A few nights a week, clad in shorts, fishnet stockings, helmets and roller skates (the kind that predate the in-line variety), the South Coast Derby Dolls take to the gym floor of the Terrell Thomas Boys and Girls Club in Brunswick to knock each other over at high speeds.
It is a rough sport that requires a competitive spirit and a passion for speed.
But being a Derby Doll also requires another sort of passion, one dedicated to making a difference in the lives of residents.
The team’s use of the Boys and Girls Club is no coincidence. Derby girls regularly donate their time to help children in after-school programs operated by the Boys and Girls Club around the county.
When it came time to start another civic program, the Derby Dolls decided to help feed families in need around the community.
Through Meals on Eight Wheels, an allusion to the skates they wear, the Derby Dolls are now hoping to feed at least one needy family each month. So far, the response to the new program has been overwhelming, said Hollis Martinello, treasurer and charities coordinator for the group.
Nearly an entire room in her Brunswick home is filled with cans and boxes of food, while her freezer is stuffed with four frozen turkeys, all ready to give to those who need them.
“We wanted to help deserving families, not just pass out food to whoever came along,” Martinello said.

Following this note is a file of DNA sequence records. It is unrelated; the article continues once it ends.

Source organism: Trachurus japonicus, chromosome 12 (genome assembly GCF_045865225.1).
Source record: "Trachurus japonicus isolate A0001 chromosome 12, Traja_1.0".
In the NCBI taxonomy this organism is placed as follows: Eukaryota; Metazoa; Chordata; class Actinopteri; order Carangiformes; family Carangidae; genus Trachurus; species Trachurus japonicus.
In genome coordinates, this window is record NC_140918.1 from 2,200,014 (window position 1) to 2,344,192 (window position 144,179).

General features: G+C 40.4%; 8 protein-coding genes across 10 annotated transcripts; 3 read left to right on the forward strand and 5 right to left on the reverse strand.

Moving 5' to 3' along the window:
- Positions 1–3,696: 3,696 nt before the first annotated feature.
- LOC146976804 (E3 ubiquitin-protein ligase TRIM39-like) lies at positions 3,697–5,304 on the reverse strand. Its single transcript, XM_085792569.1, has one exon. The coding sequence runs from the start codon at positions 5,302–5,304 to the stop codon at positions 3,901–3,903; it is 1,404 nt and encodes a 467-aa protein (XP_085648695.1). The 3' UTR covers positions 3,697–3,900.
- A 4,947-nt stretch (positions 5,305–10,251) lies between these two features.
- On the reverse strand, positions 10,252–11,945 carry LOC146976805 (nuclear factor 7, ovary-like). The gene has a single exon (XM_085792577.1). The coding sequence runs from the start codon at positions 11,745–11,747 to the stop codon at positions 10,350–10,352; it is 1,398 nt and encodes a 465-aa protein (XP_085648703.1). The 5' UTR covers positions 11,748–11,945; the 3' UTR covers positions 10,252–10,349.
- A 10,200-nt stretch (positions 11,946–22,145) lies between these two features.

Finding the right families was the hard part, though.
For help, Martinello said the tough girls turned to a group of tough guys.
The Rugby River Men is a group of former rugby players who began raising money for community efforts four years ago after a homeless man beat up a child for no apparent reason. The group’s annual Pull for a Kid Tug of War every January now raises money to provide what children need to get them away from the streets and into programs like the Boys and Girls Club.
When Martinello reached out to Brent Nichols, a former rugby player and mental health consultant, he was quickly able to find the right family for the first Meals on Eight Wheels effort.
The cooperation illustrates how groups with similar missions become stronger when they work together.
“It has become a network of people working toward the same goals,” Nichols said. “That is the beauty of a small community.”
Nichols extended the network when he told the Elks Club Women’s Auxiliary about the meals program. The auxiliary had been looking for a cause to which to give a pickup truck load of donated food.
Now, Martinello has a room full of food at her house that will be enough to allow the Derby Dolls to feed several families over the next few months.